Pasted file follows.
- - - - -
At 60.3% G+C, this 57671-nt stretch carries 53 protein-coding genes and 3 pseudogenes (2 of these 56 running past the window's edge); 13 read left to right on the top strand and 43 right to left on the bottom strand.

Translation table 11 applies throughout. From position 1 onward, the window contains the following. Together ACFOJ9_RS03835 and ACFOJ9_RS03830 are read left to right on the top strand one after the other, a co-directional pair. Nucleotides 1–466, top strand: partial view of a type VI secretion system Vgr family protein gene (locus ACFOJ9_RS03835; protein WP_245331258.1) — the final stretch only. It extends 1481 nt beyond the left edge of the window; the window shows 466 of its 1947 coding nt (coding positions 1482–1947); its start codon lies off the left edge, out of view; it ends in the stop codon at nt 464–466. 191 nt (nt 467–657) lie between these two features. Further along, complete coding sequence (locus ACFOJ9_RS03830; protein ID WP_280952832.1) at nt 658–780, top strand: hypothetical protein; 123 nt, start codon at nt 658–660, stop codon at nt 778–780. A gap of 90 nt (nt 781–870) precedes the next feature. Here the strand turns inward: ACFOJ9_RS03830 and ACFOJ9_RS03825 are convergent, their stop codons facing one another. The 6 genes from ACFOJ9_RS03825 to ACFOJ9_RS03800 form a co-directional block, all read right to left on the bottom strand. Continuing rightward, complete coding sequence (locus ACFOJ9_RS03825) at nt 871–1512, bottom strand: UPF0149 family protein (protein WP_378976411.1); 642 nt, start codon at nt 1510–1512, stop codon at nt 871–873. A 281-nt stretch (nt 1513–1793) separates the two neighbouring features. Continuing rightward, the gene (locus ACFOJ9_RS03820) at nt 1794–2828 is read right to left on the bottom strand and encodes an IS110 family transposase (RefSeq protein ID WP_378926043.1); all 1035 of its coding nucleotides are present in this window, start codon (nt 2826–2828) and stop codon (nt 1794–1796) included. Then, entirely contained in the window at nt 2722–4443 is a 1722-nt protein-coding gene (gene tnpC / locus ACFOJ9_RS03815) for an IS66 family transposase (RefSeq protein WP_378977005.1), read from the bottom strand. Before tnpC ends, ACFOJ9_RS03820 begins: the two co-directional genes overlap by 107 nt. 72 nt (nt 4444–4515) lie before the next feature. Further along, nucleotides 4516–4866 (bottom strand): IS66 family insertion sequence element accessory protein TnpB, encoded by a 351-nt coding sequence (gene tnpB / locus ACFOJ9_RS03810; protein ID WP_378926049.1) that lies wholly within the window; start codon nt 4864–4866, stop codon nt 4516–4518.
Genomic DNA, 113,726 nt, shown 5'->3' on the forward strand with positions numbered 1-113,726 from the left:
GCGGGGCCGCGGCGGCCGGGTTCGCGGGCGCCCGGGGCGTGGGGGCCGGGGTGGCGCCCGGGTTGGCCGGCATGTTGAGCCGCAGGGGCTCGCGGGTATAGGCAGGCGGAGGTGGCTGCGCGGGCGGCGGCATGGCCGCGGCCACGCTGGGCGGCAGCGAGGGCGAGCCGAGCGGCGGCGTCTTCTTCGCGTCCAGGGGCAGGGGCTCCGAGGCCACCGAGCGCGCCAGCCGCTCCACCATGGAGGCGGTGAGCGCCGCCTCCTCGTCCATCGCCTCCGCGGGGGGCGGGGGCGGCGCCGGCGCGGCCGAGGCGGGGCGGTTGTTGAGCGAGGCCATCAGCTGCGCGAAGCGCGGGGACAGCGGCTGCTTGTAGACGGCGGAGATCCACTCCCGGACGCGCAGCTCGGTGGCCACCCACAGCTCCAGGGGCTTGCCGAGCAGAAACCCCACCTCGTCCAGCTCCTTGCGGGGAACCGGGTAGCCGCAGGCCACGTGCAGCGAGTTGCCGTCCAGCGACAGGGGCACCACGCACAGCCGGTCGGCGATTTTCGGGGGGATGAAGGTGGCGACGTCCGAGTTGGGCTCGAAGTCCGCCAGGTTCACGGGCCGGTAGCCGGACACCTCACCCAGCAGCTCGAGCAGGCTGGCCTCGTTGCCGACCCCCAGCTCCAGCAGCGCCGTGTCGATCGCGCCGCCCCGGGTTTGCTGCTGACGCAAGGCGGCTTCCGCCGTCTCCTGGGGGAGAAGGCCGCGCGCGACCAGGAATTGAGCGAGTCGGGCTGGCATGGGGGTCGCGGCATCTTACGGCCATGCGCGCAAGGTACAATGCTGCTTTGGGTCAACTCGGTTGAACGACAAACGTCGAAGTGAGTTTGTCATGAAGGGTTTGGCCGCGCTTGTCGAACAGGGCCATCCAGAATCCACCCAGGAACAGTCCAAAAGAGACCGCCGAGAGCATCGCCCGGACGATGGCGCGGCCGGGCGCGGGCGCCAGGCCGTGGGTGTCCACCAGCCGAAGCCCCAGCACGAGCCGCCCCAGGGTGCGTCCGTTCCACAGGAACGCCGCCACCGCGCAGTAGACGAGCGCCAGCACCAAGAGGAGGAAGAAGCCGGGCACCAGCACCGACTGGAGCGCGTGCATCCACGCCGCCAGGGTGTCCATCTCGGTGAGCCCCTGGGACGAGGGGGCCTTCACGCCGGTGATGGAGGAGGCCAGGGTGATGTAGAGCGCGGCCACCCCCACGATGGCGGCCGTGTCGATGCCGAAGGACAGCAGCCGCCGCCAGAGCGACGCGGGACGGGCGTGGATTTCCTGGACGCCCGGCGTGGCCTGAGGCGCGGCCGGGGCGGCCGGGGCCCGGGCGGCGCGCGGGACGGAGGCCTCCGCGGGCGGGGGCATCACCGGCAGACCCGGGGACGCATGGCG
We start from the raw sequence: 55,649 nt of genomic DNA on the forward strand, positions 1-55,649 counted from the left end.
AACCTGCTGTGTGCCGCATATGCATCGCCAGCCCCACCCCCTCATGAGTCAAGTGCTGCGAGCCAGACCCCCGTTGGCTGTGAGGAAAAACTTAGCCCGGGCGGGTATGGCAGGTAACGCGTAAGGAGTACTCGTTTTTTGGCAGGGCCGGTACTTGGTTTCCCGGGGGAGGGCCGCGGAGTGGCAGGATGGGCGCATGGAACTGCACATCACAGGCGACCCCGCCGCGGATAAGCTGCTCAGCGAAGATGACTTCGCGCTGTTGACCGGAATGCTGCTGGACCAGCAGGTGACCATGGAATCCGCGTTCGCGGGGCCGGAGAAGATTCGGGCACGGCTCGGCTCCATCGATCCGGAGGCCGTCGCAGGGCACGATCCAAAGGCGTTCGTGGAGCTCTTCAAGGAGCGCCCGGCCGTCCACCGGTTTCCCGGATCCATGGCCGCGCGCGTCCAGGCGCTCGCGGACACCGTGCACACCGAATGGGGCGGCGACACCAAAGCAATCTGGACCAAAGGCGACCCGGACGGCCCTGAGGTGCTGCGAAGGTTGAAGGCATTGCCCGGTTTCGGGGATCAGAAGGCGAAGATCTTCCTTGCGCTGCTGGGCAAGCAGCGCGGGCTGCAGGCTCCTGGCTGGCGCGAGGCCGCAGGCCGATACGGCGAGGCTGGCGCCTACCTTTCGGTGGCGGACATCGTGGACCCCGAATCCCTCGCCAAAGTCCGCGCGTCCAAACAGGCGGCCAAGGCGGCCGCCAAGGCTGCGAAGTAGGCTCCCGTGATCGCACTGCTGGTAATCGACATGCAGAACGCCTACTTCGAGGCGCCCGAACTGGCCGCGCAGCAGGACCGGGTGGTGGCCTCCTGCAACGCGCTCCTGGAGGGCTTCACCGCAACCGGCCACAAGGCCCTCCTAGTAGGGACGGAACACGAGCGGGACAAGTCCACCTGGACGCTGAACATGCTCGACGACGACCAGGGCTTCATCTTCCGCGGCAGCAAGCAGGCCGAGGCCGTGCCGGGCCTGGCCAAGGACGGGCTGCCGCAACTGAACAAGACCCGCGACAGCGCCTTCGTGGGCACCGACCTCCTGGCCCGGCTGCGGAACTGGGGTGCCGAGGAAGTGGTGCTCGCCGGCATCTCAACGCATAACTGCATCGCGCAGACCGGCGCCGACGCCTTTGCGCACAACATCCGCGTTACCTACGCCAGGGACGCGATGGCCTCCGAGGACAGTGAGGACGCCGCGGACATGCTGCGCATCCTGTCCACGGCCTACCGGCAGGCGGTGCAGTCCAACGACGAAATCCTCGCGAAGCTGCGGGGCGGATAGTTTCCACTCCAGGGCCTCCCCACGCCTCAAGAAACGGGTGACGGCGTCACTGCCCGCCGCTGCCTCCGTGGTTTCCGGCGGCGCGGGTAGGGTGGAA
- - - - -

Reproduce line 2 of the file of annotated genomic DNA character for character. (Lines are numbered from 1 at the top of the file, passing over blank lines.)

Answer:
Translation table 11 applies throughout. From position 1 onward, the window contains the following. Together ACFOJ9_RS03835 and ACFOJ9_RS03830 are read left to right on the top strand one after the other, a co-directional pair. Nucleotides 1–466, top strand: partial view of a type VI secretion system Vgr family protein gene (locus ACFOJ9_RS03835; protein WP_245331258.1) — the final stretch only. It extends 1481 nt beyond the left edge of the window; the window shows 466 of its 1947 coding nt (coding positions 1482–1947); its start codon lies off the left edge, out of view; it ends in the stop codon at nt 464–466. 191 nt (nt 467–657) lie between these two features. Further along, complete coding sequence (locus ACFOJ9_RS03830; protein ID WP_280952832.1) at nt 658–780, top strand: hypothetical protein; 123 nt, start codon at nt 658–660, stop codon at nt 778–780. A gap of 90 nt (nt 781–870) precedes the next feature. Here the strand turns inward: ACFOJ9_RS03830 and ACFOJ9_RS03825 are convergent, their stop codons facing one another. The 6 genes from ACFOJ9_RS03825 to ACFOJ9_RS03800 form a co-directional block, all read right to left on the bottom strand. Continuing rightward, complete coding sequence (locus ACFOJ9_RS03825) at nt 871–1512, bottom strand: UPF0149 family protein (protein WP_378976411.1); 642 nt, start codon at nt 1510–1512, stop codon at nt 871–873. A 281-nt stretch (nt 1513–1793) separates the two neighbouring features. Continuing rightward, the gene (locus ACFOJ9_RS03820) at nt 1794–2828 is read right to left on the bottom strand and encodes an IS110 family transposase (RefSeq protein ID WP_378926043.1); all 1035 of its coding nucleotides are present in this window, start codon (nt 2826–2828) and stop codon (nt 1794–1796) included. Then, entirely contained in the window at nt 2722–4443 is a 1722-nt protein-coding gene (gene tnpC / locus ACFOJ9_RS03815) for an IS66 family transposase (RefSeq protein WP_378977005.1), read from the bottom strand. Before tnpC ends, ACFOJ9_RS03820 begins: the two co-directional genes overlap by 107 nt. 72 nt (nt 4444–4515) lie before the next feature. Further along, nucleotides 4516–4866 (bottom strand): IS66 family insertion sequence element accessory protein TnpB, encoded by a 351-nt coding sequence (gene tnpB / locus ACFOJ9_RS03810; protein ID WP_378926049.1) that lies wholly within the window; start codon nt 4864–4866, stop codon nt 4516–4518.